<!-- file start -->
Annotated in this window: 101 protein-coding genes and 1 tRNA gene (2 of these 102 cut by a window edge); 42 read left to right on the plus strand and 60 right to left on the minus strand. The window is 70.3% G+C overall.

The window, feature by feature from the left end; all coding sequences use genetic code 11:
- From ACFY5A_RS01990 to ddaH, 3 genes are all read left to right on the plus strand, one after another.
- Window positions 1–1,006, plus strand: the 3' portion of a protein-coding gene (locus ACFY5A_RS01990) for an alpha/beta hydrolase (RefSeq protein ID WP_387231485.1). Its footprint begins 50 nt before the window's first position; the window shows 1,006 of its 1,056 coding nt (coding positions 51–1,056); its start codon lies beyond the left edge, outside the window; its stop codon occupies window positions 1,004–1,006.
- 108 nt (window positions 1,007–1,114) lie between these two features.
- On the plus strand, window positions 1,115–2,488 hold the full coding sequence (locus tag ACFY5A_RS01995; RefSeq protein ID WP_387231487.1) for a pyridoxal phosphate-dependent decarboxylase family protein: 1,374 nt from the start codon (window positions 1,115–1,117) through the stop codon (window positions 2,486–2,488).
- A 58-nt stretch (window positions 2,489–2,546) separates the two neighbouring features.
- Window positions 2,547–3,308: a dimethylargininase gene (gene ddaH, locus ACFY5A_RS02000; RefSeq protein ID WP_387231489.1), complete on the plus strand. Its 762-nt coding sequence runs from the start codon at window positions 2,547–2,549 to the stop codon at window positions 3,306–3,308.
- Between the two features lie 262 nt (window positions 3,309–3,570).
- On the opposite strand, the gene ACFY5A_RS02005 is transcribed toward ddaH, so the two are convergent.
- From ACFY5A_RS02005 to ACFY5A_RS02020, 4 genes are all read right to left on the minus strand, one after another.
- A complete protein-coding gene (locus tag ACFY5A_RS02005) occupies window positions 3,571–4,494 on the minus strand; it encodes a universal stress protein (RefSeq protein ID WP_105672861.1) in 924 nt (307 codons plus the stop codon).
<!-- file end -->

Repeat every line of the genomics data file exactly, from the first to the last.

Annotated in this window: 101 protein-coding genes and 1 tRNA gene (2 of these 102 cut by a window edge); 42 read left to right on the plus strand and 60 right to left on the minus strand. The window is 70.3% G+C overall.

The window, feature by feature from the left end; all coding sequences use genetic code 11:
- From ACFY5A_RS01990 to ddaH, 3 genes are all read left to right on the plus strand, one after another.
- Window positions 1–1,006, plus strand: the 3' portion of a protein-coding gene (locus ACFY5A_RS01990) for an alpha/beta hydrolase (RefSeq protein ID WP_387231485.1). Its footprint begins 50 nt before the window's first position; the window shows 1,006 of its 1,056 coding nt (coding positions 51–1,056); its start codon lies beyond the left edge, outside the window; its stop codon occupies window positions 1,004–1,006.
- 108 nt (window positions 1,007–1,114) lie between these two features.
- On the plus strand, window positions 1,115–2,488 hold the full coding sequence (locus tag ACFY5A_RS01995; RefSeq protein ID WP_387231487.1) for a pyridoxal phosphate-dependent decarboxylase family protein: 1,374 nt from the start codon (window positions 1,115–1,117) through the stop codon (window positions 2,486–2,488).
- A 58-nt stretch (window positions 2,489–2,546) separates the two neighbouring features.
- Window positions 2,547–3,308: a dimethylargininase gene (gene ddaH, locus ACFY5A_RS02000; RefSeq protein ID WP_387231489.1), complete on the plus strand. Its 762-nt coding sequence runs from the start codon at window positions 2,547–2,549 to the stop codon at window positions 3,306–3,308.
- Between the two features lie 262 nt (window positions 3,309–3,570).
- On the opposite strand, the gene ACFY5A_RS02005 is transcribed toward ddaH, so the two are convergent.
- From ACFY5A_RS02005 to ACFY5A_RS02020, 4 genes are all read right to left on the minus strand, one after another.
- A complete protein-coding gene (locus tag ACFY5A_RS02005) occupies window positions 3,571–4,494 on the minus strand; it encodes a universal stress protein (RefSeq protein ID WP_105672861.1) in 924 nt (307 codons plus the stop codon).